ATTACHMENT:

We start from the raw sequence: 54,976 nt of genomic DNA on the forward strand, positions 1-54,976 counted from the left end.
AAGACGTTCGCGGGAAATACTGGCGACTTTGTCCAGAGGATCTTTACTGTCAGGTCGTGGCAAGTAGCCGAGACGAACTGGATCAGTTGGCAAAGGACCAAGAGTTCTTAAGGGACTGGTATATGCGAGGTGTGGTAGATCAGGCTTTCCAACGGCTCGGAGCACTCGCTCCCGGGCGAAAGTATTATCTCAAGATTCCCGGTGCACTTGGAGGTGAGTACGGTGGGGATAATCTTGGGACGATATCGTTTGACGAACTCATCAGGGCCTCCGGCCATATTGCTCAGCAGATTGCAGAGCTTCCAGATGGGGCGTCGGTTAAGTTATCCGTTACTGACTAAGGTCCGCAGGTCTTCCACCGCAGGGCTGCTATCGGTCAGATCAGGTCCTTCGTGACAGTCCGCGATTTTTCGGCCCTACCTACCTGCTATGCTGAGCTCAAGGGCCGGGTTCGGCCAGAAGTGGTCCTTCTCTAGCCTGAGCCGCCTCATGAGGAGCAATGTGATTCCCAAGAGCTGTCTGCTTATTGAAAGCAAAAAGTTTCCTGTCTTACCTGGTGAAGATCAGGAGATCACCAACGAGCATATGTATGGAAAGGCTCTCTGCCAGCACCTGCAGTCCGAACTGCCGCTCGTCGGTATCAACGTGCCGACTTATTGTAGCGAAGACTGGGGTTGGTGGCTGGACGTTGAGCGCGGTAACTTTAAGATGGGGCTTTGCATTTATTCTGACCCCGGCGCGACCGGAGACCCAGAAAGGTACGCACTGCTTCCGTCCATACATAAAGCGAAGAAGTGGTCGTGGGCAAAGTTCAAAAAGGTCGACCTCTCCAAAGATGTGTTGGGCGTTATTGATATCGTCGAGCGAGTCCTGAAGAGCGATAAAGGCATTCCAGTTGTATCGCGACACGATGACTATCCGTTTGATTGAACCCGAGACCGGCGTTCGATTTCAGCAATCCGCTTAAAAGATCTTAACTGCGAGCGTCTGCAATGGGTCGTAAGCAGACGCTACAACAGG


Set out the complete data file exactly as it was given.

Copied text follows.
We start from the raw sequence: 54,976 nt of genomic DNA on the forward strand, positions 1-54,976 counted from the left end.
AAGACGTTCGCGGGAAATACTGGCGACTTTGTCCAGAGGATCTTTACTGTCAGGTCGTGGCAAGTAGCCGAGACGAACTGGATCAGTTGGCAAAGGACCAAGAGTTCTTAAGGGACTGGTATATGCGAGGTGTGGTAGATCAGGCTTTCCAACGGCTCGGAGCACTCGCTCCCGGGCGAAAGTATTATCTCAAGATTCCCGGTGCACTTGGAGGTGAGTACGGTGGGGATAATCTTGGGACGATATCGTTTGACGAACTCATCAGGGCCTCCGGCCATATTGCTCAGCAGATTGCAGAGCTTCCAGATGGGGCGTCGGTTAAGTTATCCGTTACTGACTAAGGTCCGCAGGTCTTCCACCGCAGGGCTGCTATCGGTCAGATCAGGTCCTTCGTGACAGTCCGCGATTTTTCGGCCCTACCTACCTGCTATGCTGAGCTCAAGGGCCGGGTTCGGCCAGAAGTGGTCCTTCTCTAGCCTGAGCCGCCTCATGAGGAGCAATGTGATTCCCAAGAGCTGTCTGCTTATTGAAAGCAAAAAGTTTCCTGTCTTACCTGGTGAAGATCAGGAGATCACCAACGAGCATATGTATGGAAAGGCTCTCTGCCAGCACCTGCAGTCCGAACTGCCGCTCGTCGGTATCAACGTGCCGACTTATTGTAGCGAAGACTGGGGTTGGTGGCTGGACGTTGAGCGCGGTAACTTTAAGATGGGGCTTTGCATTTATTCTGACCCCGGCGCGACCGGAGACCCAGAAAGGTACGCACTGCTTCCGTCCATACATAAAGCGAAGAAGTGGTCGTGGGCAAAGTTCAAAAAGGTCGACCTCTCCAAAGATGTGTTGGGCGTTATTGATATCGTCGAGCGAGTCCTGAAGAGCGATAAAGGCATTCCAGTTGTATCGCGACACGATGACTATCCGTTTGATTGAACCCGAGACCGGCGTTCGATTTCAGCAATCCGCTTAAAAGATCTTAACTGCGAGCGTCTGCAATGGGTCGTAAGCAGACGCTACAACAGG